Parking Penalties

Parking Penalties

Most of us have, at some time or other, been in the situation that we rush into a shop, run into an acquaintance and decide to “catch up”, and end up spending more time than we wanted. We go back to our car only to find – a parking ticket. Maybe you don’t find out right away that you have to pay a fine, but you will get a notice much later. As “real” tickets aren’t mandatory any more, and you could get your ticket via post.  Here is a quick look at what you should know if you are the unfortunate recipient of this less-than-pleasant surprise.

When could I get a parking charge notice?

 Parking penalty notice

A supermarket car park, for example, is considered land that is privately owned. Therefore, when you park there, you technically “enter into an agreement” with the person or company who owns this property. It should be clearly marked that you are driving onto privately-owned land. Now it is up to you to decide to park, or leave. If you don’t pay the required fee, stay longer than allowed, park where you shouldn’t – you will most likely be given a parking charge notice.

What is a penalty charge notice?

This is similar to the parking charge notice. However, in this case, it isn’t issued by privately-owned businesses, but by local authorities. This could be for parking your vehicle for an extended period of time – or in a public area, in an incorrect location – such as in front of a private driveway.

Can I get out of the parking fine?

If you were just a few minutes late in returning to your vehicle, you might want to think about appealing the ticket. This process is free, so it’s worth a try. There is a “grace period” policy that states that you must be given an additional 10 minutes prior to being issued a parking charge notice.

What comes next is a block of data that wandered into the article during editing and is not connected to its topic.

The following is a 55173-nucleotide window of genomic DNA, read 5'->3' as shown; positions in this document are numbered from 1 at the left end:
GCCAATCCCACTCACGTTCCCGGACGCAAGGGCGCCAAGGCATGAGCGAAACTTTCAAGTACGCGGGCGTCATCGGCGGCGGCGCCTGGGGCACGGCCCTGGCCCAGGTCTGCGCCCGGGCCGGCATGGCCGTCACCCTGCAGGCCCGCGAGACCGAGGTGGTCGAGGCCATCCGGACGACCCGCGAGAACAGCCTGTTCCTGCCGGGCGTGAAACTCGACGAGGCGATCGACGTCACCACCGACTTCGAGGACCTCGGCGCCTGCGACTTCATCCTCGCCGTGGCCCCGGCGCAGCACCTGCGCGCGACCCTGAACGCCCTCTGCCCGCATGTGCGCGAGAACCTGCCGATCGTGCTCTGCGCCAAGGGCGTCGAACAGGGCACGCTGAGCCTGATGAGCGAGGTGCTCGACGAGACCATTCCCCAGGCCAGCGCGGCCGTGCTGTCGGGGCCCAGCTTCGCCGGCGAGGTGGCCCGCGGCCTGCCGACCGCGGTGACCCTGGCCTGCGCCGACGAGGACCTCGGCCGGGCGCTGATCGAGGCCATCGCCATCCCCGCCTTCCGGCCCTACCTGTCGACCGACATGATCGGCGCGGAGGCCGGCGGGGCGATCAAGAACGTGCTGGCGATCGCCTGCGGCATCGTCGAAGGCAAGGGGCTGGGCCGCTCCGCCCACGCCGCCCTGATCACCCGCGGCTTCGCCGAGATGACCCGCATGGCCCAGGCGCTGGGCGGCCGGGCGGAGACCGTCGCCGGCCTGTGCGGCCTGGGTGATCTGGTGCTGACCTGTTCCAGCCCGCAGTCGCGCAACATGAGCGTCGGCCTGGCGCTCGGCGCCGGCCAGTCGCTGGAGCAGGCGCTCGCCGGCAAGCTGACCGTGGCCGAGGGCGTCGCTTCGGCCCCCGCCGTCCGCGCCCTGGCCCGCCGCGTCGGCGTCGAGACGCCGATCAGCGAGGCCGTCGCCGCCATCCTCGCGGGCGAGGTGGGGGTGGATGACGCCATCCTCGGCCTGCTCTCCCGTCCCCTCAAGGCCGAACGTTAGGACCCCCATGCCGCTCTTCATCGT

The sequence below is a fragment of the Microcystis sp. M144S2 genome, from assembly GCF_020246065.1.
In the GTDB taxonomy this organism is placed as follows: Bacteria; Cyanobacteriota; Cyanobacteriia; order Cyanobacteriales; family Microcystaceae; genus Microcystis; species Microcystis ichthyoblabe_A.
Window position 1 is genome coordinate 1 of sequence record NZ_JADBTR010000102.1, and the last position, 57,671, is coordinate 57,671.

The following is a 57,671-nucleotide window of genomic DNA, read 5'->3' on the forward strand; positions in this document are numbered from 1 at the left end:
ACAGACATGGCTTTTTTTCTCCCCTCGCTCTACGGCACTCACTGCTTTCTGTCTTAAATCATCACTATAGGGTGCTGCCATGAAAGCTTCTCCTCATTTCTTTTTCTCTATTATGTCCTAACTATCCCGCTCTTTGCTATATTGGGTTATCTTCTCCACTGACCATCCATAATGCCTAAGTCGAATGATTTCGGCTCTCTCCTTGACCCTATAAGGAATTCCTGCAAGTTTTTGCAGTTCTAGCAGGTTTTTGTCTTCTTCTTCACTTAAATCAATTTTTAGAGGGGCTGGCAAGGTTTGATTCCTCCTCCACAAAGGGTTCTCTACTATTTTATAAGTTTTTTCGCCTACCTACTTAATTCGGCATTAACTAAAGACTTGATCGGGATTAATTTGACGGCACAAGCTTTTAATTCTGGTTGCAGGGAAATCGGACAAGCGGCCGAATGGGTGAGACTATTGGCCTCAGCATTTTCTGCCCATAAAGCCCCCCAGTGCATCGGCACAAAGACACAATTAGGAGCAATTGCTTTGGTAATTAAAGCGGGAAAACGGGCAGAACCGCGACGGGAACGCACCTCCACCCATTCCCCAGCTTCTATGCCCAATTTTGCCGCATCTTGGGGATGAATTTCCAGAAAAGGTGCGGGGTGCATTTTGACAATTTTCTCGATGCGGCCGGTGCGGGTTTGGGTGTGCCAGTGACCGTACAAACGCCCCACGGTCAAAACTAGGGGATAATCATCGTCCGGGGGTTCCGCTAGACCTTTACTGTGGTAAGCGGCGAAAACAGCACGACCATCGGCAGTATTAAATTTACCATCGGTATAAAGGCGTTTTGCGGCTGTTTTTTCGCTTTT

If you dispute the charge, explain the situation to the parking operator in writing, and mail it by “recorded delivery” – and don’t forget to provide evidence.  There could be many reasons why you disagree with the charge. For example:

  • i You could not read the signs because they weren’t clear or readable.
  • i You didn’t display your ticket properly and the parking operator couldn’t see it.
  • i When the ticket was issued, you weren’t the registered owner of the car and the fault lies with the previous owner.
  • i The payment machines were out-of-order or unusable.

You should not be asked to pay the charge during the time they are evaluating your case. After this has been done, you must be informed if they have cancelled ,or reduced, your charge, or if they disagree with your argument and your dispute has been rejected. In this case, you will be sent a notice of rejection.

What could happen if I don’t pay my ticket?

What happens if you don't pay a parking fine

If you don’t pay the fine, you will be continually asked to pay and the debt will be passed on to a collection agency. This will add additional costs to your ticket as they will ask for money to cover the debt recovery process. You may also be taken to the county court where you can make your case again. If the case is decided against you and you don’t pay the required amounts, this will be put on your credit reference. The stain on your record will remain there for six years, and you also risk your income as well as your assets. The good news is that you will have the opportunity to offer monthly repayments in order to avoid additional problems.

Will the ticket affect my car insurance?

A parking ticket does not show whether you are a safe driver or not and therefore does not have an effect on your insurance premiums.

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